It’s time for India to confront Hindutva
BY: Aijaz Zaka Syed
A Pakistani friend of mine, who has always had a soft corner for India and has extended family on both sides of the border, is most bewildered these days at the way things have been unfolding in India under the current order.
“I do not have words to express my distress about what India has become,” she messaged in the wake of the Kathua horror in Kashmir that involves the macabre rape and murder of an eight-year old Muslim girl. “I cannot believe that people are divided about a case that is at once a disgrace for all of humanity as it is for India. All this reminds me of the horrible Partition stories that I have heard or read.”
As if the brutal gang-rape and murder of Asifa, apparently to punish her community, was not shameful enough, a group of local lawyers – of all people – and the Hindutva gang have the gall to come out on the streets in support of the rapist-killers and even prevent the filing of a charge sheet in the case.
It was not just the eight animals in a temple who preyed on the eight-year-old shepherd girl; she was victimised by the entire society and its champions of ‘beti parhao, beti bachao’ (educate and save your daughters!)
This regime seems to bring out the worst in us, as I wrote back to my friend. One never knew that we were capable of so much hate and such intolerable cruelty and meanness towards our own kind, especially when victims are defenceless, vulnerable children like Asifa.
The atrocities and appalling crimes against humanity that India has witnessed over the past few years against the most vulnerable sections of society – women, children and minorities – have no parallels in history. Yet, they seem to evoke little reaction from both society and the powers that be.
Unfortunately, these rapes, riots and lynchings in the name of all that is holy have become the new normal of the new India. This is the single largest achievement of this regime, which came into power by promising ache din (good times) and never tires of invoking the mantra of ‘sab ka sath, sab ka vikas’ (inclusion and progress for all) with a straight face.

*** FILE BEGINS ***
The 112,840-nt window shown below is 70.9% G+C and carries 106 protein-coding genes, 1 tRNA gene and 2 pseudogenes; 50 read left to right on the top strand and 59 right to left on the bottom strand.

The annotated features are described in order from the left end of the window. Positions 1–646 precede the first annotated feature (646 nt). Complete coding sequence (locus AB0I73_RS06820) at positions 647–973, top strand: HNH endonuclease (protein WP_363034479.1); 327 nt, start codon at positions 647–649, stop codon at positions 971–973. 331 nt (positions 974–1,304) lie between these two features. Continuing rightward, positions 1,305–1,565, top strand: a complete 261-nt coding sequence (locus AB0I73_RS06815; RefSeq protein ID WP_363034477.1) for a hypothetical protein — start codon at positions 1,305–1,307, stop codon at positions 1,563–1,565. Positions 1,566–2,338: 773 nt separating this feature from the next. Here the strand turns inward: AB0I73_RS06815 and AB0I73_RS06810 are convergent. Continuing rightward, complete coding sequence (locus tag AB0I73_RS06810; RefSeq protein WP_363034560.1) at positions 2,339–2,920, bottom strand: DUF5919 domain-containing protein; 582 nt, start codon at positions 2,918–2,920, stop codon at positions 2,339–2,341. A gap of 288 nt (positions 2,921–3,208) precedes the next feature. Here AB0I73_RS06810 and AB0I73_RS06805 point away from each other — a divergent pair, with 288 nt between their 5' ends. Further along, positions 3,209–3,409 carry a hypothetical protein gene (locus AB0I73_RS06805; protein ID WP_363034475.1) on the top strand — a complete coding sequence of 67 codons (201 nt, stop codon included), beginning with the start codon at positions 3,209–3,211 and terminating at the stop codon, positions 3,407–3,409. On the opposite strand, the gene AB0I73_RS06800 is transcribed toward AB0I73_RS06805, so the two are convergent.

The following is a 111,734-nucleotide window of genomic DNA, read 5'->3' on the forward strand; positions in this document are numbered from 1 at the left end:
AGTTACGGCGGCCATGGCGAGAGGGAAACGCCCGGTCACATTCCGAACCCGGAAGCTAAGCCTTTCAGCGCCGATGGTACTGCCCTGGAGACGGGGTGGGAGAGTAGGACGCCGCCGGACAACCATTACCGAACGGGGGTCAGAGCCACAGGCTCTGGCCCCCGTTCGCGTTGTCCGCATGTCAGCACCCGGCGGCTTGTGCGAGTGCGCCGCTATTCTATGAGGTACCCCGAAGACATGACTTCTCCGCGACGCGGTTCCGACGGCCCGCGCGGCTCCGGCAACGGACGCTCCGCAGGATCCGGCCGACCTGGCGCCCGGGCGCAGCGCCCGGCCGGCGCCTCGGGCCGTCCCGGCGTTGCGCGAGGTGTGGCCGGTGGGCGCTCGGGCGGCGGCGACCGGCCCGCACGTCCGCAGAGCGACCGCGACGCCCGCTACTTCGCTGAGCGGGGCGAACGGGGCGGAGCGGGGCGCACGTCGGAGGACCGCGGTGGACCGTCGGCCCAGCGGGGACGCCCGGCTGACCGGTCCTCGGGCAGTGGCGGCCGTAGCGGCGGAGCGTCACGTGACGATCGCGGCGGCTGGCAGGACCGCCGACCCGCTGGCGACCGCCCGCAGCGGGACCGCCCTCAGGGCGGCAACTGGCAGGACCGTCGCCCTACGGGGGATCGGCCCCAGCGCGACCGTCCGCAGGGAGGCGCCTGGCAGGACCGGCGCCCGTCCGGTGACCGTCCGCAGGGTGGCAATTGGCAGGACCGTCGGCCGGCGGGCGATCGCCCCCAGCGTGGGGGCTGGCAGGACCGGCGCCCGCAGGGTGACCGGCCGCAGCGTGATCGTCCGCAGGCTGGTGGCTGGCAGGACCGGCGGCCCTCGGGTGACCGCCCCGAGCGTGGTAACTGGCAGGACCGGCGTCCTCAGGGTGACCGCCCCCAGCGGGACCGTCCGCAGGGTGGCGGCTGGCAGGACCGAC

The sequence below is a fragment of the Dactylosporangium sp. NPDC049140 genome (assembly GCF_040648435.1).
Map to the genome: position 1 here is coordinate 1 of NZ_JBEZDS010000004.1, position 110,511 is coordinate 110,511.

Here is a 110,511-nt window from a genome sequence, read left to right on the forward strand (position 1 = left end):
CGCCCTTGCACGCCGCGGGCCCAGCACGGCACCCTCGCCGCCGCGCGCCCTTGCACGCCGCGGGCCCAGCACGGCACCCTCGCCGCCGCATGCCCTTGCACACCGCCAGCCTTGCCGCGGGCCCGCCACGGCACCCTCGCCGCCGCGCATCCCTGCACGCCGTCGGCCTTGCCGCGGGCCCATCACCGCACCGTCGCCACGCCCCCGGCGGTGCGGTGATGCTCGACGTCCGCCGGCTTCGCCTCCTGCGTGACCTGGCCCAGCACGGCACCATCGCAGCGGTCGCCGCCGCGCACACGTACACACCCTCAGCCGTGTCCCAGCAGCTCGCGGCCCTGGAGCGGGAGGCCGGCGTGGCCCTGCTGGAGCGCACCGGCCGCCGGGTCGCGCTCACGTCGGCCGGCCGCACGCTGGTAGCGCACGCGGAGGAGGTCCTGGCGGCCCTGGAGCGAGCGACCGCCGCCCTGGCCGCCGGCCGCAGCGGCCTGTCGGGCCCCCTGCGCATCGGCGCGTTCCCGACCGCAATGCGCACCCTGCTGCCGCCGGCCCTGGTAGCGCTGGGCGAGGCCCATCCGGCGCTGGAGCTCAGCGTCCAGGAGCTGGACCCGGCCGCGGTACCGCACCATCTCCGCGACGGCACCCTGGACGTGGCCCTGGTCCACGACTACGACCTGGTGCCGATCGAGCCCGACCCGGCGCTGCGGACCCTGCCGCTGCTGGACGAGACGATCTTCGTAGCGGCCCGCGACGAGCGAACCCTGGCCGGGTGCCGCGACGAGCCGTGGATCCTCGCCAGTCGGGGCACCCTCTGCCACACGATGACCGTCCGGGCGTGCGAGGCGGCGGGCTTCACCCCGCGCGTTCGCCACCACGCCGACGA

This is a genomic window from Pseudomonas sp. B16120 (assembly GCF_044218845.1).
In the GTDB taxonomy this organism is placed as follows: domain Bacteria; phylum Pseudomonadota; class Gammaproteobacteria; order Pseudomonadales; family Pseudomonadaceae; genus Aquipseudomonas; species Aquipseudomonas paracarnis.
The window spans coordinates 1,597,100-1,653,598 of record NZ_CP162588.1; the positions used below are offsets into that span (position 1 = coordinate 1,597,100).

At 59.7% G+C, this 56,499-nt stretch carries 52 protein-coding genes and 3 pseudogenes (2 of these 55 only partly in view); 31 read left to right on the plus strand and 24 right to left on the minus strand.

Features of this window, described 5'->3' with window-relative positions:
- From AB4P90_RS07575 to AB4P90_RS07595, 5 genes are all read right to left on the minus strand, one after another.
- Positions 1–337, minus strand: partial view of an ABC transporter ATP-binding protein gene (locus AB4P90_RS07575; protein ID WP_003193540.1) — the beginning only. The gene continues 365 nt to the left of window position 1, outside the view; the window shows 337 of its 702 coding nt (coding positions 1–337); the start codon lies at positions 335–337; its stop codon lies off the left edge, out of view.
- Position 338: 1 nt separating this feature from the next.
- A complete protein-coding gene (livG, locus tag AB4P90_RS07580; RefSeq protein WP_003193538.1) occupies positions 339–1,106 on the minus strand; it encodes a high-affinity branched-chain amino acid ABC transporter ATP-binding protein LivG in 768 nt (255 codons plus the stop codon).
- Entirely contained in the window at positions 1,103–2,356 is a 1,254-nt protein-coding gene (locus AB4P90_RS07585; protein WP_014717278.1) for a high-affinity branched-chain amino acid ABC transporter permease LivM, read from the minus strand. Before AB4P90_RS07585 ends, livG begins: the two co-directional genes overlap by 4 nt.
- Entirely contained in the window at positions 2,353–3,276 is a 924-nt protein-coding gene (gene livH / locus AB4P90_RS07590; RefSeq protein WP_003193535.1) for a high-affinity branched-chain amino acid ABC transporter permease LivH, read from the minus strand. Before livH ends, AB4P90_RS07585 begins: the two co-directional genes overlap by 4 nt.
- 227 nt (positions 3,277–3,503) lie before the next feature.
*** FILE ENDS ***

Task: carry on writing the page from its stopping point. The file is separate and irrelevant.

What is most remarkable about this state of affairs is the extent to which Indian society has been infected by the virus of communal hatred and bigotry. As many pundits, including those from the Right, have rightly argued that if India has remained a secular and inclusive democracy in a volatile neighbourhood, the credit largely goes to the majority of Hindus.
That the majority of ordinary Hindus happen to be peace-loving and reasonable – just like people anywhere – is a fact.
Let’s not forget that even the current lot of rulers, for all their brute numerical strength in parliament, have been elected by less than 31 percent of India’s population. This means that in our first-past-the-post system of Westminster democracy, 69 percent of people did not vote for the glorious rule of the BJP. This is not just the worst regime in the country’s history, it also happens to be the least representative of all elected governments so far.
Yet the sane and sensible majority has either overlooked or chosen to maintain its silence in the face of all that has been unleashed on the nation in their name. Indeed, instead of confronting the Parivar on its claims to represent and speak for a noble faith and its followers – who are known for their tolerance and peace-loving nature – more and more people seem to be condoning its crimes against humanity and Indian democracy.